Artist Michael Rakowitz channels both our frivolous obsession with food trucks and the heavy political residue of the Iraq War with the latest iteration of his Enemy Kitchen project, a food truck selling Iraqi cuisine. This mobile version of Enemy Kitchen is the result of Rakowitz’s collaboration with Iraqi chefs from Chicago and will be staffed by American veterans of the Iraq War.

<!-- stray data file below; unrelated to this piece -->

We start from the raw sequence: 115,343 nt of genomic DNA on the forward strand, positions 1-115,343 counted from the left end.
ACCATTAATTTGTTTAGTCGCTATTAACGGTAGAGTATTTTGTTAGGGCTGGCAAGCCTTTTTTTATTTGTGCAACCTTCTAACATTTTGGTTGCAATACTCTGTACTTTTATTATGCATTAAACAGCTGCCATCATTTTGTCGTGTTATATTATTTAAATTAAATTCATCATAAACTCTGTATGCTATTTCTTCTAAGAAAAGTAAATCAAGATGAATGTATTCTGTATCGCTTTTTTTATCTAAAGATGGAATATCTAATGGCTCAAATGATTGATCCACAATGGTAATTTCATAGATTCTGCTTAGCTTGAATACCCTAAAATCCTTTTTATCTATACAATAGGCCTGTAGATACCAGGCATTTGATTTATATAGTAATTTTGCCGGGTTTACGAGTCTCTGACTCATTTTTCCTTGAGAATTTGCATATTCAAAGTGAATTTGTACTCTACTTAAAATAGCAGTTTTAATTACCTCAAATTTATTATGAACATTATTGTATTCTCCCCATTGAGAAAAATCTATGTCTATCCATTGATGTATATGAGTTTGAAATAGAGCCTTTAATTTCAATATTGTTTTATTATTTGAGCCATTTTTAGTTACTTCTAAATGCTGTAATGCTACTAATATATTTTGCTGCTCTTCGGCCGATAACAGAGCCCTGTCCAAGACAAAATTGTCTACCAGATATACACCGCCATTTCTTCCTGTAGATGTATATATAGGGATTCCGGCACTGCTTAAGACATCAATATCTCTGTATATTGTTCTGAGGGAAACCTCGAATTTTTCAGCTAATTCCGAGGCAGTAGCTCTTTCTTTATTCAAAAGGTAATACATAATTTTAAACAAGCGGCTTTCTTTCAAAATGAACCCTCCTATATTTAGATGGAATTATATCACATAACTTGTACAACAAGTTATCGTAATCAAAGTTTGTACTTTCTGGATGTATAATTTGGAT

The ideal 21st century weapon is invisible, seemingly noninvasive. When drones, not soldiers, are fighting in Libya, the president can all the more easily eschew congressional approval to conduct a war. The weapon more invisible than a hovering drone: sound. Sound is used in torture, on the battlefield, and to break up protests. At the outset of his book Sonic Warfare, Steve Goodman relates how the Israeli air force creates sonic booms over the Gaza Strip, producing walls of sound that trigger nose bleeds, broken windows, anxiety attacks, and sleeplessness.